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Tree Bylaw and Permits

The Tree Bylaw in Kingston lays out when you need a tree permit before removing or injuring trees. It also outlines where there are removal restrictions on tree removal in designated woodlands and environmental protection areas.  

The bylaw does not restrict removals as part of normal farm practices and provides additional information on compensation and legal agreements. Residential property owners should ensure that the tree they want to remove is not within the municipal right-of-way or protected under a Tree Preservation and Protection Plan.  

Tree permit application 

Tree permits may require planting replacement trees. While removal may be necessary due to natural causes, our goal is to maintain, if not increase, the amount of tree coverage throughout the city. 

If you are applying for a tree permit, you must: 

    • Complete the tree permit application on Development and Services Hub (DASH)
    • Pay the tree permit fee
    • Submit an arborist’s report (If applicable) 

A tree permit is required under these circumstances: 

    • Trees has a diameter at breast height of 15 cm or more. Diameter at breast height is measured 1.37 metres above the ground. 
    • Tree is located on municipal property, including roads and parks. 
    • Tree is located in an Environmental Protection Areas or Open Space designated in the official plan. 
    • Tree is protected by a Tree Preservation and Protection Plan. 
    • Trees that are subject to commercial harvesting on lands larger than one hectare. 
    • Trees that are listed as endangered, threatened, or at risk under provincial or federal legislation. 
    • Distinctive tree species listed in the first section of the Tree Bylaw, such as Black Maple, Black Walnut, Blue Ash, etc. 

The Tree Bylaw applies to new developments requiring planning approvals. If tree removal is needed before receiving planning approvals, a separate tree permit is necessary. 

For commercial harvesting on properties larger than one hectare, a tree permit is required, unless a forest management plan prepared by a registered professional forester is accepted by the Director of Planning Services. 

To obtain an arborist report, you must hire a qualified forestry consultant. The report should be prepared by a certified arborist, a certified tree marker, or a registered professional forester. These individuals must have the necessary certifications and memberships.  

The report must adhere to the Guidelines for the Completion of an Arborist's Report.

You can appeal to City Council under these two situations: 

    1. Within 30 days after we refuse to issue a tree permit. 
    2. Within 30 days after the issuance of the tree permit, you can appeal to City Council.

Permit exceptions

In certain situations, obtaining a tree permit is not necessary. 

You can prune a tree without a tree permit as long as it does not harm the tree. To learn proper pruning techniques, contact a Certified Arborist certified by the International Society of Arboriculture.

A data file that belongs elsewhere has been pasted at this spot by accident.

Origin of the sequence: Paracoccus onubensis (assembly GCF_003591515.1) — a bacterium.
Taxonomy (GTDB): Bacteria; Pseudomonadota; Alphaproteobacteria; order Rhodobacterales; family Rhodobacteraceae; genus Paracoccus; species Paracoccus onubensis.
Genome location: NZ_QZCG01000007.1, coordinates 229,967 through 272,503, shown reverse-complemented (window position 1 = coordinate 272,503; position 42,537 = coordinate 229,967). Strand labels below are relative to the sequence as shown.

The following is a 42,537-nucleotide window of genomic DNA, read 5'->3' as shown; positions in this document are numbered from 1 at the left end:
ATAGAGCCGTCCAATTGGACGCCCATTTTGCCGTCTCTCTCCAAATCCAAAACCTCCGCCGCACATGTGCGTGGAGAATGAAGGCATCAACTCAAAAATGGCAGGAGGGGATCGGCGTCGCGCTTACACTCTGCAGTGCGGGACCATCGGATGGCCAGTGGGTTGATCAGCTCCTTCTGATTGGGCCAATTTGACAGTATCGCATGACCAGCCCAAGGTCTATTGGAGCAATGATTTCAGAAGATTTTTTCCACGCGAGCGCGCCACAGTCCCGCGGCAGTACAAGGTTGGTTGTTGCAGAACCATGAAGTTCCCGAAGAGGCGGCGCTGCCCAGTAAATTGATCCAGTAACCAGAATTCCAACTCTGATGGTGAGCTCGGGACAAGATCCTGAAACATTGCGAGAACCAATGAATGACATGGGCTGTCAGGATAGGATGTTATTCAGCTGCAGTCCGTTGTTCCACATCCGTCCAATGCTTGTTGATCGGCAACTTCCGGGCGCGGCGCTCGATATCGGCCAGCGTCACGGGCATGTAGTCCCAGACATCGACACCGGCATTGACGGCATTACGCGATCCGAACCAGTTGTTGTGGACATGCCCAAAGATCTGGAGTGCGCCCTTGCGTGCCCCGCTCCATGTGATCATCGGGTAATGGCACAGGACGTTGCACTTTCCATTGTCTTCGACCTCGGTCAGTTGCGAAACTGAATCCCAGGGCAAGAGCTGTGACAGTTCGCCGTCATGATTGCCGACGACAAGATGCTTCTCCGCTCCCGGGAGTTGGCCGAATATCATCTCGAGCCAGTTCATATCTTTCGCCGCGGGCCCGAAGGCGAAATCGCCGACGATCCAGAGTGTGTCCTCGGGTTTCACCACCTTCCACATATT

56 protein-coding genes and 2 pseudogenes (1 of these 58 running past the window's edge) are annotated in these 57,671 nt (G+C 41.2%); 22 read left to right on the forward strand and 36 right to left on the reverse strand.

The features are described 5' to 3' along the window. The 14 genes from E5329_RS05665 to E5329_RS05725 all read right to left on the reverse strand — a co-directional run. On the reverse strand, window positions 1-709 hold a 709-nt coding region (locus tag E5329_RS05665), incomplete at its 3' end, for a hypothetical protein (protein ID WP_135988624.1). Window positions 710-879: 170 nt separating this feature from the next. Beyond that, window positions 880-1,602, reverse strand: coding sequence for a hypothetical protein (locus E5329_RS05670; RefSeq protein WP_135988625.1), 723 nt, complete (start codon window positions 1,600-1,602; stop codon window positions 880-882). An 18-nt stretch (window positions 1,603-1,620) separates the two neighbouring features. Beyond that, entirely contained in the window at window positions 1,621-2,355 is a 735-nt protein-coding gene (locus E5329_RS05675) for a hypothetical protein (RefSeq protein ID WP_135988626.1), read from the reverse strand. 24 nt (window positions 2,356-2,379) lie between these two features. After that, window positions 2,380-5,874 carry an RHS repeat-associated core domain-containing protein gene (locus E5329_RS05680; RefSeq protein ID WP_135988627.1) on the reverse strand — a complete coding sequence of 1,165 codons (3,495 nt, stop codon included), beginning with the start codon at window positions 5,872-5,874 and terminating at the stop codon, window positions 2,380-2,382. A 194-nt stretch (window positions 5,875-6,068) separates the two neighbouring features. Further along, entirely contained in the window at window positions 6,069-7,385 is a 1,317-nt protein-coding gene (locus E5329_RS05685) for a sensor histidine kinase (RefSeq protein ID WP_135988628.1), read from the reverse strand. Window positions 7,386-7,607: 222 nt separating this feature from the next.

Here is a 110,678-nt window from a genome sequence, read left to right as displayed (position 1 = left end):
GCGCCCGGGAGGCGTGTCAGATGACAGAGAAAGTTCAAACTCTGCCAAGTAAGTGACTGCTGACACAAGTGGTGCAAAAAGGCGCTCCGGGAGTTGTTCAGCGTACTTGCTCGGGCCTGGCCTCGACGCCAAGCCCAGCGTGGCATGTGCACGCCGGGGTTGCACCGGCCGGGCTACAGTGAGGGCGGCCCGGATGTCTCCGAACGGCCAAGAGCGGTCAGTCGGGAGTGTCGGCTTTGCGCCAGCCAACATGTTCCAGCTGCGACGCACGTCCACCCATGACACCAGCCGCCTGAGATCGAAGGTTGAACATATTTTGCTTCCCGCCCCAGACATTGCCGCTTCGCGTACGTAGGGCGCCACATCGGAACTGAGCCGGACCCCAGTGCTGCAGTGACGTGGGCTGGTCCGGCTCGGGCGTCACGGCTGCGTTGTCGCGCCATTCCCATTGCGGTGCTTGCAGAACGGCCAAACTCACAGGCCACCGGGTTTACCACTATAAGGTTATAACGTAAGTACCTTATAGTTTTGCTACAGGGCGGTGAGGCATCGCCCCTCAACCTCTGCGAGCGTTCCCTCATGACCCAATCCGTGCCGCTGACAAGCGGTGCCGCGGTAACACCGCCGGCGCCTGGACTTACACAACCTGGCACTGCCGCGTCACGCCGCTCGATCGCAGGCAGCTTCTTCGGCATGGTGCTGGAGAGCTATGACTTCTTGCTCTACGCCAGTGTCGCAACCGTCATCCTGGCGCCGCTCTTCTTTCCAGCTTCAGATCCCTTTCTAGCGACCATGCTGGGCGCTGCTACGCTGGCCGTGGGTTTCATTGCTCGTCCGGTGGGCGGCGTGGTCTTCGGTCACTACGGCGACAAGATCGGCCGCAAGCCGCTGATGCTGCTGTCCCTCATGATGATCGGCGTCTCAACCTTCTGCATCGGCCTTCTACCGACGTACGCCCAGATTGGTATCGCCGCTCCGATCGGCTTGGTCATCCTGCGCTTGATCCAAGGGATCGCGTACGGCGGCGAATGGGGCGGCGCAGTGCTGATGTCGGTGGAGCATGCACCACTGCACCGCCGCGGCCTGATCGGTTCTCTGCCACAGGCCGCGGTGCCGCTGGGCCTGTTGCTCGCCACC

For tree removal, a tree permit is not needed if the tree is dead, severely damaged, diseased, or poses a danger. However, you must provide proof from a Certified Arborist to the Director of Planning Services for approval. You can find more information on pruning and tree services on the International Society of Arboriculture’s website Trees Are Good.

Residential properties are exempt from the Tree Bylaw, so you do not need a tree permit to remove a tree. Just make sure the tree is on your private property. If the tree is within a road right-of-way, it is considered a municipal tree and we are responsible for its maintenance and removal.  

Removing a municipal tree without permission is against the Tree Bylaw. If a tree crosses property lines or its branches overhang onto neighbouring properties, it is a civil issue between neighbours, not covered by the Tree Bylaw. 

If you are constructing a building without planning approvals, you do not need a tree permit if you have a building permit and the trees you remove are within 15 meters of the construction site.  

You also do not need a tree permit for installing a driver or public or private utilities. 

  • If you are cutting trees for personal use, clearing land for normal farm practice or operating a cemetery, golf course, pit or quarry, you do not need a tree permit.  
  • Utility providers, surveyors and government entities are also exempt. 

However, it is best to confirm with our staff before removing any trees. You can contact the Planning Services at 613-546-4291, ext. 3180 to determine if a permit is required. 

Tree bylaw violation penalties 

If you break the Tree Bylaw, the conditions of a tree permit, or an order, you may face the following penalties: 

    • Prohibition from continuing or repeating the offence. 
    • Land rehabilitation, including tree planting or replanting. 
    • A compensation to the City (as outlined in Section 10 of the Tree Bylaw) 
    • A fine: 
        • For individuals: You might pay $10,000 or $1,000 per tree (whichever is greater) for a first offence, and $25,000 or $2,500 per tree (whichever is greater) for subsequent offences. 
        • For corporations: $50,000 or $5,000 per tree (whichever is greater) for a first offence, and $100,000 or $10,000 per tree (whichever is greater) for subsequent offences

The City of Kingston acknowledges that we are on the traditional homeland of the Anishinaabe, Haudenosaunee and the Huron-Wendat, and thanks these nations for their care and stewardship over this shared land.

Today, the City is committed to working with Indigenous peoples and all residents to pursue a united path of reconciliation.

Learn more about the City's reconciliation initiatives.

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